Could a bubble of photons make a spaceship massless?

I'm not sure how theoretically possible this is but my question is...

If we could somehow make a perfect bubble of photons (a massless bubble) and put a spaceship inside it, could it therefore effectively become massless as the perfectly sealed bubble around it has no mass adn therefore travel at lightspeed?

Sorry if this is just nonsense.

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As my friend Zach once remarked when confronted with a similar question, "I've got a mushroom pound of photons for your forehead." I don't know what he meant, but it sure was snappy. Joking aside, I think the answer to this question is 'no'. The mass of an object is not generally related to the presence or absence of photons nearby. –  Andrew Mar 10 '11 at 16:32

Let me enumerate several reasons why it's indeed nonsense:

1. Photons are called massless because their rest mass is zero; however, their total mass that is subject to gravity etc. is given by their energy, $E=mc^2=hf$, and it is nonzero

2. Photons can't be kept in a shell because they need to move by the speed of light; the closest thing you can get is the "photon orbit" of a black hole - at distance $R=3GM/c^2$ from a neutral black hole center, for example - where photons may move for a long time but this orbit is unstable, so the photons eventually either fall to the black hole or escape from it

3. Even if you ignored the problems above, the photons would have no impact on the spaceship inside: analogously, toilet paper is also light but a dumbbell doesn't become light just because you pack it in toilet paper. I have already written enough so if you need to explain why the previous sentence is true, please ask another question and someone else may wrestle with it.

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"but a dumbbell doesn't become light just because you pack it in toilet paper" lol, thank you! I think I understand now! Photons really do cause me problems getting my head around. But this has helped a lot. –  takkischitt Mar 10 '11 at 16:40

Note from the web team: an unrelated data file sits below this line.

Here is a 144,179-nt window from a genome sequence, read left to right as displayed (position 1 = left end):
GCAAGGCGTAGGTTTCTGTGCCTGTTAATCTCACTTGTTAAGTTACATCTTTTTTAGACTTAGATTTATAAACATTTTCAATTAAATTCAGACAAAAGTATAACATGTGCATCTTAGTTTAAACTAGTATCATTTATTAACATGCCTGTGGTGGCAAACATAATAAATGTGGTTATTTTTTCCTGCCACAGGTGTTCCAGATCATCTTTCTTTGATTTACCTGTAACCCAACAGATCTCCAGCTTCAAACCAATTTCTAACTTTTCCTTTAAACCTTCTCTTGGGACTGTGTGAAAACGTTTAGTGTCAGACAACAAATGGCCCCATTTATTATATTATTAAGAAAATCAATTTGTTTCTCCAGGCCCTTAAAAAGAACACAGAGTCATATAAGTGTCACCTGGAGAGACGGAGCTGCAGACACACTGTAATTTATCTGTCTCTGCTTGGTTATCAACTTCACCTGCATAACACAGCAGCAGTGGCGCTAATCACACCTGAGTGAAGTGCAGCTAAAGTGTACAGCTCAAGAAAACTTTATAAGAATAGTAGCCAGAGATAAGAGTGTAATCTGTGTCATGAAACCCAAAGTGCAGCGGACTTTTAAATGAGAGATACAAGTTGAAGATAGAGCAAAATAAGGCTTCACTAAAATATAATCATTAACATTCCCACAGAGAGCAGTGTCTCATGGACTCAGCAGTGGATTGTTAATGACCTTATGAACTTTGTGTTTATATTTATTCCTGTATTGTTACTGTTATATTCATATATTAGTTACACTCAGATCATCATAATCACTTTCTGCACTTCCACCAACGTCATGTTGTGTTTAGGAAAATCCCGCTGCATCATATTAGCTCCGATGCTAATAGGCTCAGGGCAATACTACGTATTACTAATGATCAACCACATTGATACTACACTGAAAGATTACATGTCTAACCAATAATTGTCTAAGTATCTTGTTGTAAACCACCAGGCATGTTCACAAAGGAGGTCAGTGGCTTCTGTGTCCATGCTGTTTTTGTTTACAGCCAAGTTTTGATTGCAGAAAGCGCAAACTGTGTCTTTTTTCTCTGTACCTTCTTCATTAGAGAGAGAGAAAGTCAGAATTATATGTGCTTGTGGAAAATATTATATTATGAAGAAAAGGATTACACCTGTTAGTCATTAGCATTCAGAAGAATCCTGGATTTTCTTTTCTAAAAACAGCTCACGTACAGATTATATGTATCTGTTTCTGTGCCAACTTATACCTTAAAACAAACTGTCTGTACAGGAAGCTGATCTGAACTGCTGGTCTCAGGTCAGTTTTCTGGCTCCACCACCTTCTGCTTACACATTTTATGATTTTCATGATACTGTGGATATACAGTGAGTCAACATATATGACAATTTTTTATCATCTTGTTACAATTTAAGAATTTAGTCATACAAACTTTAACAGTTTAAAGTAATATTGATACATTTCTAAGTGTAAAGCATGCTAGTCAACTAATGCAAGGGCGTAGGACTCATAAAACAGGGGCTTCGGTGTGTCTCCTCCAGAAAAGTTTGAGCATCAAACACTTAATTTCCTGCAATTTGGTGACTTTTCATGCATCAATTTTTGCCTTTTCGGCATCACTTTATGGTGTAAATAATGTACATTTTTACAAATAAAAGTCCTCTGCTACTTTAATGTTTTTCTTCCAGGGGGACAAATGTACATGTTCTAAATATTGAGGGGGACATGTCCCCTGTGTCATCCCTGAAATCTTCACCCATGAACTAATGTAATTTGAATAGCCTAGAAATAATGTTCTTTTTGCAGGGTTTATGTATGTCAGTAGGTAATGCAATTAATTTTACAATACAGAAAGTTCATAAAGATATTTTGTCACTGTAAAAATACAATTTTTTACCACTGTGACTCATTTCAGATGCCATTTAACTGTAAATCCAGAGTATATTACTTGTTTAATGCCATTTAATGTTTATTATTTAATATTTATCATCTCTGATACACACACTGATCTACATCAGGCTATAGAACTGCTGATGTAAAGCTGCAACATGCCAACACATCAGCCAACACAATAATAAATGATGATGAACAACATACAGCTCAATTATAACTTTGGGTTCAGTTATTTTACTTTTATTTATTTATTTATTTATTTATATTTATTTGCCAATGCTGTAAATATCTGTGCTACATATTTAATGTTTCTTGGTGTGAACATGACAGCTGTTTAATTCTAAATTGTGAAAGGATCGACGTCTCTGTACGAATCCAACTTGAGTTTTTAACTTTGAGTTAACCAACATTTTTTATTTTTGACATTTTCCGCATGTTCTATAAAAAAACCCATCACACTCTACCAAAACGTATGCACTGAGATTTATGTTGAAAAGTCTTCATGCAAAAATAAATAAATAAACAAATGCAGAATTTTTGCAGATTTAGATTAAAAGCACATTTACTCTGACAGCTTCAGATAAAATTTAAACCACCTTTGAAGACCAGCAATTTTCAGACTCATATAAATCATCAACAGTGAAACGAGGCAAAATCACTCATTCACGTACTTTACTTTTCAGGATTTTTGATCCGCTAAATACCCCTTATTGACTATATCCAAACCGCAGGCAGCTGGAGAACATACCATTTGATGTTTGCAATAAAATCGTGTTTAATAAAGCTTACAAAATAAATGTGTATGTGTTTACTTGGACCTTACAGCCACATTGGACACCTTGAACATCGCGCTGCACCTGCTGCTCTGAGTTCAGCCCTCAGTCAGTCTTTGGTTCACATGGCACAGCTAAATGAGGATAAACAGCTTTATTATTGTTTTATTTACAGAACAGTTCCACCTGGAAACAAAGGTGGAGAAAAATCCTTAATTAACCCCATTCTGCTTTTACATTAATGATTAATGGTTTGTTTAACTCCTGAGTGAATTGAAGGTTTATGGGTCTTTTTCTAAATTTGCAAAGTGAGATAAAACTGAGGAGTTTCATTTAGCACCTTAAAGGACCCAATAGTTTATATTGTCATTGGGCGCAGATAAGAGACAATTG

It was a pleasure. Photons are cool but they're just pieces of light. –  Luboš Motl Mar 10 '11 at 17:10
Funny for you to say that "Photons (...) [a]re just pieces of light". As Einstein said in a letter to Besso: "50 years of consciously pondering have not gotten me closer to the answer of the question 'What are quanta of light'. Today every rascal thinks he knows but he is wrong" (that's a simple translation from the originally german letter) –  BandGap Mar 11 '11 at 10:55

The real answer here is 'why not?', of course!

You all assume that you need billions of static photons to form a bubble.

Just one, (obviously, traveling at the speed of light), and forced to follow an arc which steps sideways by the width of a photon on completion of one orbit, would be a complete bubble to us.

What forces are generated inside this one photon bubble? This is the question to ask yourselves.

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Jeez! I never looked at it from that point of view! –  Terry the Timelord Mar 21 at 19:44
Bit of a weird comment on your own post ;) –  Bernhard Mar 21 at 20:08
That's an answer fitting to the level of the question. Science fiction for non-physicians. ;) –  Stefan Bischof Mar 21 at 20:15